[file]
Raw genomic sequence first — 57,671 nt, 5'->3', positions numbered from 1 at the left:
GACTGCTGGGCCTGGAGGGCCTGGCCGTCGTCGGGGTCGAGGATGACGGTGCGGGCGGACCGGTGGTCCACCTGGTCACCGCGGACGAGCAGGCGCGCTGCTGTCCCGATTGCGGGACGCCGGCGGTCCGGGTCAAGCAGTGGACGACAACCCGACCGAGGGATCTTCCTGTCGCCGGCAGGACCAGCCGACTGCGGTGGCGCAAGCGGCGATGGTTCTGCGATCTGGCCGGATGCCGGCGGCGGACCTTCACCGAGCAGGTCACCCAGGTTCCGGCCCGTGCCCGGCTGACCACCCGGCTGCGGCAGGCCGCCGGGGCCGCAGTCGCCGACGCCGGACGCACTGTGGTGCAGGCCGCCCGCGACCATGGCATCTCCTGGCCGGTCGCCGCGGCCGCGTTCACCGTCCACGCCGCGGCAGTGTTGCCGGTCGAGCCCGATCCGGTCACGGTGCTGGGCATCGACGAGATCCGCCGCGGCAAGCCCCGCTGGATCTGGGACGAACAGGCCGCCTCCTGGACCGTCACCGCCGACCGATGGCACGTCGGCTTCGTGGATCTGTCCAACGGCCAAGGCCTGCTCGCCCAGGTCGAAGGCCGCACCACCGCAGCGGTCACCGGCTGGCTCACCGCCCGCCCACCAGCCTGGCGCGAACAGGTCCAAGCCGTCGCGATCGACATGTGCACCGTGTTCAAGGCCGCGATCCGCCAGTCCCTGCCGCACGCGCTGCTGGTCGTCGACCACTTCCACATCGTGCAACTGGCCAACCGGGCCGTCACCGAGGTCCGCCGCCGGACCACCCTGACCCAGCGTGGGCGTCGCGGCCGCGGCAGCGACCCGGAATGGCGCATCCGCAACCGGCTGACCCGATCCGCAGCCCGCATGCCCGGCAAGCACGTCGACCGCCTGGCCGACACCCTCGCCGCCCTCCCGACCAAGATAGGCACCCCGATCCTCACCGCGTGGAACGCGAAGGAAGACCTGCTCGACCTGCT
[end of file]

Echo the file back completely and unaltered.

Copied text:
Raw genomic sequence first — 57,671 nt, 5'->3', positions numbered from 1 at the left:
GACTGCTGGGCCTGGAGGGCCTGGCCGTCGTCGGGGTCGAGGATGACGGTGCGGGCGGACCGGTGGTCCACCTGGTCACCGCGGACGAGCAGGCGCGCTGCTGTCCCGATTGCGGGACGCCGGCGGTCCGGGTCAAGCAGTGGACGACAACCCGACCGAGGGATCTTCCTGTCGCCGGCAGGACCAGCCGACTGCGGTGGCGCAAGCGGCGATGGTTCTGCGATCTGGCCGGATGCCGGCGGCGGACCTTCACCGAGCAGGTCACCCAGGTTCCGGCCCGTGCCCGGCTGACCACCCGGCTGCGGCAGGCCGCCGGGGCCGCAGTCGCCGACGCCGGACGCACTGTGGTGCAGGCCGCCCGCGACCATGGCATCTCCTGGCCGGTCGCCGCGGCCGCGTTCACCGTCCACGCCGCGGCAGTGTTGCCGGTCGAGCCCGATCCGGTCACGGTGCTGGGCATCGACGAGATCCGCCGCGGCAAGCCCCGCTGGATCTGGGACGAACAGGCCGCCTCCTGGACCGTCACCGCCGACCGATGGCACGTCGGCTTCGTGGATCTGTCCAACGGCCAAGGCCTGCTCGCCCAGGTCGAAGGCCGCACCACCGCAGCGGTCACCGGCTGGCTCACCGCCCGCCCACCAGCCTGGCGCGAACAGGTCCAAGCCGTCGCGATCGACATGTGCACCGTGTTCAAGGCCGCGATCCGCCAGTCCCTGCCGCACGCGCTGCTGGTCGTCGACCACTTCCACATCGTGCAACTGGCCAACCGGGCCGTCACCGAGGTCCGCCGCCGGACCACCCTGACCCAGCGTGGGCGTCGCGGCCGCGGCAGCGACCCGGAATGGCGCATCCGCAACCGGCTGACCCGATCCGCAGCCCGCATGCCCGGCAAGCACGTCGACCGCCTGGCCGACACCCTCGCCGCCCTCCCGACCAAGATAGGCACCCCGATCCTCACCGCGTGGAACGCGAAGGAAGACCTGCTCGACCTGCT